I made a discovery when I decided to take a chance. I was painting the butterfly above and I needed the aforementioned bright, but deep blue for the butterfly's wings. I knew no premixed color that I had would cut it. I thought, though, what if I mix cyan with ultramarine?
I start with cyan, because I want that to be the dominant color. I put a generous amount of it on my palette, then I squirt some ultramarine next to it, and using either a palette knife or a brush, I slowly add the ultramarine into the cyan until I get the color I desire.
Okay, so this color mixing experiment worked out, but what if it hadn't. That would've been fine and I explain why in this post.
I remember wishing I had some cyan in watercolor when I did this painting, because I thought it would be perfect to mix with the ultramarine I had for the water. I seem to remember finding a tube of cerulean that I didn't know I had after going out and getting one after finishing this piece.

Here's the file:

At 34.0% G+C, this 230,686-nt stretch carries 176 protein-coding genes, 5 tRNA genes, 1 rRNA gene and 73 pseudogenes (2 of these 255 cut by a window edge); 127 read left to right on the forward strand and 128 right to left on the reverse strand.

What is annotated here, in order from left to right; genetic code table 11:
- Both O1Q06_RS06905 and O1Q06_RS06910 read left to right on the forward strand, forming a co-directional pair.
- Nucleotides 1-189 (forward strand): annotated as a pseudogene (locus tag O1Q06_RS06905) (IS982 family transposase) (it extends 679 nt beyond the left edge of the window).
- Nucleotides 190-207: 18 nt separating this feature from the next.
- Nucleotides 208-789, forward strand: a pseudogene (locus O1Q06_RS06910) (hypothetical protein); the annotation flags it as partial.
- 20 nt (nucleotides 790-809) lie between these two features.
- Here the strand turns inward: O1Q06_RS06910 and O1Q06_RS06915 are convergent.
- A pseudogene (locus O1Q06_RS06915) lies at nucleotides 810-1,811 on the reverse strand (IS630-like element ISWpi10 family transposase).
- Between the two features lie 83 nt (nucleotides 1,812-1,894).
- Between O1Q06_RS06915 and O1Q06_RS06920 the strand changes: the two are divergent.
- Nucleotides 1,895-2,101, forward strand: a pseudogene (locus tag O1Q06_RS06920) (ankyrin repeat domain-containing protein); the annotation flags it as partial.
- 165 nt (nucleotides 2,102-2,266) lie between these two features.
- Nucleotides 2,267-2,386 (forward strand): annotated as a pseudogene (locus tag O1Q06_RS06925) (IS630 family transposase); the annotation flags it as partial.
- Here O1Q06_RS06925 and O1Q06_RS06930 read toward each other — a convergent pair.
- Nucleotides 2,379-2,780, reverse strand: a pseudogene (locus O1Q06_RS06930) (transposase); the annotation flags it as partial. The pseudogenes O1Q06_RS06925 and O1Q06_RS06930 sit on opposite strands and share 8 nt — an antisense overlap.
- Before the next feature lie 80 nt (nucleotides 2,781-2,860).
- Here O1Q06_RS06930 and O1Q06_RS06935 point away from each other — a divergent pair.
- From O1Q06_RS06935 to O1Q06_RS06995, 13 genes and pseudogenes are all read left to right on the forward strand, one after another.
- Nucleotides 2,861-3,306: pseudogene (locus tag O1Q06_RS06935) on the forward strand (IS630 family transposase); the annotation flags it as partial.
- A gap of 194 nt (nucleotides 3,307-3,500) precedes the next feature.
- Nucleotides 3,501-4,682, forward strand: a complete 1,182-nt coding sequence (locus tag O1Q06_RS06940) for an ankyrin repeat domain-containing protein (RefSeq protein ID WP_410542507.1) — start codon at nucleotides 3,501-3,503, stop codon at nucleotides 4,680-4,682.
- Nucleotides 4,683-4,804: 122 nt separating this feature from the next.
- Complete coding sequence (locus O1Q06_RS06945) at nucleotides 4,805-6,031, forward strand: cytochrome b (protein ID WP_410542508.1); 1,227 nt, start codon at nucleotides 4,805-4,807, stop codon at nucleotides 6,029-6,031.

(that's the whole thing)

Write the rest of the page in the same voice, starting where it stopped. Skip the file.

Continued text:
Here are swipes of cyan mixed with ultramarine in watercolor, both in wet-on-dry and wet-on-wet.
While ultramarine tends to be my go-to blue, I do find cyan to be a very pretty color, I used for the sky in my painting, "Mountains Over A Lake In Silverton",
and for Adelaya's top in my painting, "Mother Sitting With Child".
I saw another artist that I watch on Youtube, Sayanti Chadhauri, who's channel is Sayanti Fine Arts, do a painting on her channel that involved layering streaks of ultramarine and cyan on top of eachother to paint water. That inspired me to try that out for myself. Here's the result.
I started to like this combo the more I looked at it.
I had learned through Facebook that mixing cerulean with raw umber gives a nice blue gray color. I'm a curious person, so I had to try it out.
I mixed a little bit of raw umber into some cerulean, than a bit more raw umber into the cerulean, and a little cerulean into some raw umber. I really like the first two shades, but I'm not so sure about the last one.
Painter of portraits and wildlife